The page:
Could A South Bronx Waterfront Casino Work?

Assemblywoman Amanda Septimo continues to tout the idea of a full-service casino in Hunts Point

Amanda Septimo has a vision for the Hunts Point neighborhood in her South Bronx district, one in which a new casino spurs economic activity that could lead to hundreds, if not thousands, of permanent, well-paid, unionized jobs for her constituents.

The New York assemblywoman from District 84 sees a future in which the casino operator builds a ferry terminal serving other waterfront points in the New York area, contracts with neighborhood businesses for the supplies it needs, and otherwise helps lift the community. Yankees fans could make a day of it, hitting the tables or sportsbook during the day and then traveling 15 minutes west to see the Bronx Bombers at night.

There’s just one problem.

“I myself cannot build a casino, no matter how much I’d like to,” Septimo said.

Why the South Bronx?

Septimo is in the process of organizing a May 21 town hall meeting (a location is not yet firmed up) to hear from members of her community about the proposal she first floated a couple of weeks ago. But she said she has already had early conversations with a couple of casino operators that have expressed interest in nabbing one of the three downstate casino licenses to build in Hunts Point.

While places like Manhattan or Long Island may have a perceived edge over the Bronx because their residents, on balance, have more expendable income, Septimo said the early reaction from operators — whom she declined to name — has been enthusiastic about Hunts Point.

“More than anything, I think any industry wants to be operating in a community that wants them there,” Septimo said. “I don’t have to tell you how we’ve seen mega projects — [Amazon] HQ2 being the foremost example — get derailed, because the community partnerships weren’t as strong as they needed to be. I think it’s feasible and, in conversations I’ve had, no one is saying, ‘Hey, that’s not workable,’ or, ‘That’s not possible.’ It’s been more like, ‘Hey, this is an opportunity. We’re really interested. Can we talk?’”

Like most people involved in the process, Septimo views MGM’s Yonkers racino as a foregone conclusion to nab one of the full-service licenses from the New York State Gaming Commission. Many observers also see Genting’s racino property in Aqueduct as a strong contender to get another. Could political in-fighting in places like Manhattan and Long Island open the door for the Bronx to claim the third? Septimo thinks so.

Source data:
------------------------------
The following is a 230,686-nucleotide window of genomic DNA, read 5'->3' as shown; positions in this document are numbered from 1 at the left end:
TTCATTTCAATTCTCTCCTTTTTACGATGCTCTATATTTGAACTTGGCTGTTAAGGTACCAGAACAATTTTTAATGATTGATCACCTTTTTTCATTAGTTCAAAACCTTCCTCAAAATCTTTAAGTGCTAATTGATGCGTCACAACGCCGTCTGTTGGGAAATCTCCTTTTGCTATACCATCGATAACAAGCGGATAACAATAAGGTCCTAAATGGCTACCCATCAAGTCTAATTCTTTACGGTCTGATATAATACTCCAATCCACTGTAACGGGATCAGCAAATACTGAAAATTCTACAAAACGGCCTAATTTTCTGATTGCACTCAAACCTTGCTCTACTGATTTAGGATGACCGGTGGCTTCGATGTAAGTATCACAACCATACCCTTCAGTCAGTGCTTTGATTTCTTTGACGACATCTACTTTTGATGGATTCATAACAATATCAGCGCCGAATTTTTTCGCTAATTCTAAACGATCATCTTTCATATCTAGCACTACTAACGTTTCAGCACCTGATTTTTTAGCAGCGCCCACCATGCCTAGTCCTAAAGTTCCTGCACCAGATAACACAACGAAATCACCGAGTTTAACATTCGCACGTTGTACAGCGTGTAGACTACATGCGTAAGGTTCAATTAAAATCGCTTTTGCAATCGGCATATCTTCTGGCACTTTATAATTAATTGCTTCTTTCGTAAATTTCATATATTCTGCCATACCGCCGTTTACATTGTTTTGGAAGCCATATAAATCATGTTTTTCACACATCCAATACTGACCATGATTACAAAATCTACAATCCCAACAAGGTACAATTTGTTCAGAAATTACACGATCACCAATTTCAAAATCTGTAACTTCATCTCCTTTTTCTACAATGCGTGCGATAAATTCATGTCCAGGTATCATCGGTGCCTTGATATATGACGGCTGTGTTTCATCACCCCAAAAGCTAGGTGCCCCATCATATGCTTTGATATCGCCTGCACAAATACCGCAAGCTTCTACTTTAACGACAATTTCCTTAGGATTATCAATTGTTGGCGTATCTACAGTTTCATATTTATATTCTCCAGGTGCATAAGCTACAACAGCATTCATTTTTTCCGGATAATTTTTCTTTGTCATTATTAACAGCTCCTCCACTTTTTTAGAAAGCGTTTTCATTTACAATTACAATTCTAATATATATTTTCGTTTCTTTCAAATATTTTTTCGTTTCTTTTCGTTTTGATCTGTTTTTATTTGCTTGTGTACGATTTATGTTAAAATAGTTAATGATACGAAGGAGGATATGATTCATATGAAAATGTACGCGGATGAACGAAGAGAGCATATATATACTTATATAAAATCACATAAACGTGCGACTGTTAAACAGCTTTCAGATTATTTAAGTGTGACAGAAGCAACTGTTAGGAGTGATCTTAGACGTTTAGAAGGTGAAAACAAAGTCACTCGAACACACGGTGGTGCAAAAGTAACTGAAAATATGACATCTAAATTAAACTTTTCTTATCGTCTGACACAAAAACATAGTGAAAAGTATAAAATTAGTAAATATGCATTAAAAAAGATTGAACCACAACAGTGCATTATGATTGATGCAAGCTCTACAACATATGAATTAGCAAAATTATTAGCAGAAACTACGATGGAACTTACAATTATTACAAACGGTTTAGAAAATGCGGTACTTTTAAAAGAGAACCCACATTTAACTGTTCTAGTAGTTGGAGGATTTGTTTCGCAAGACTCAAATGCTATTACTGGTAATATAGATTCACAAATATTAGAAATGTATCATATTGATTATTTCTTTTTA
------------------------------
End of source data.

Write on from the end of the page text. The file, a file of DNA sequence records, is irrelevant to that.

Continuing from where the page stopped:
“Politics get really hairy on just about everything on Long Island,” Septimo said. “Whoever wants to do that, it’s their job and more power to them.”

The last comparable project in Septimo’s district was the construction of the new Yankee Stadium, which opened in 2009. The beauty of Septimo’s current proposal, she points out, is it wouldn’t come with more than $1 billion in the form of public subsidies and tax breaks. The casino operator would foot the bill entirely, potentially even throwing in the ferry service for free.

The size and appeal of the potential customer base becomes apparent when you consider operators continue to show interest despite a licensing fee that already has been announced as at least $500 million on top of construction costs.

Problem gambling issues to consider

The Bronx has the highest poverty rate in New York City, and the South Bronx is the poorest area of the borough, leading some people to question whether a casino would prey on underprivileged residents. Septimo points out that Yonkers and Queens aren’t exactly difficult to get to for South Bronx residents and is insistent that problem gambling in and of itself shouldn’t derail the project in her district.

Ed Garcia Conde, who writes for Welcome2TheBronx about issues in his home borough, posted a poll and told local network PIX11 he found that most residents were against the idea of a casino in the area, saying, “Some of the lowest-income communities in New York City are going to be going to this casino in their backyard using what little income they have.”

Septimo said she’ll listen to complaints like Conde’s at the town hall meeting, but she thinks people sometimes conflate problematic behavior with the industry itself.

“We have to have a separate conversation about how New York deals with addiction services and addiction treatment. That’s an important conversation in its own right, but I do think it’s a separate one,” Septimo said. “By that standard, we shouldn’t open more liquor stores, or any number of industries shouldn’t be allowed to grow, because people struggle with it. I don’t think most people would say the answer to addiction is prohibition.”

Photo: Shutterstock


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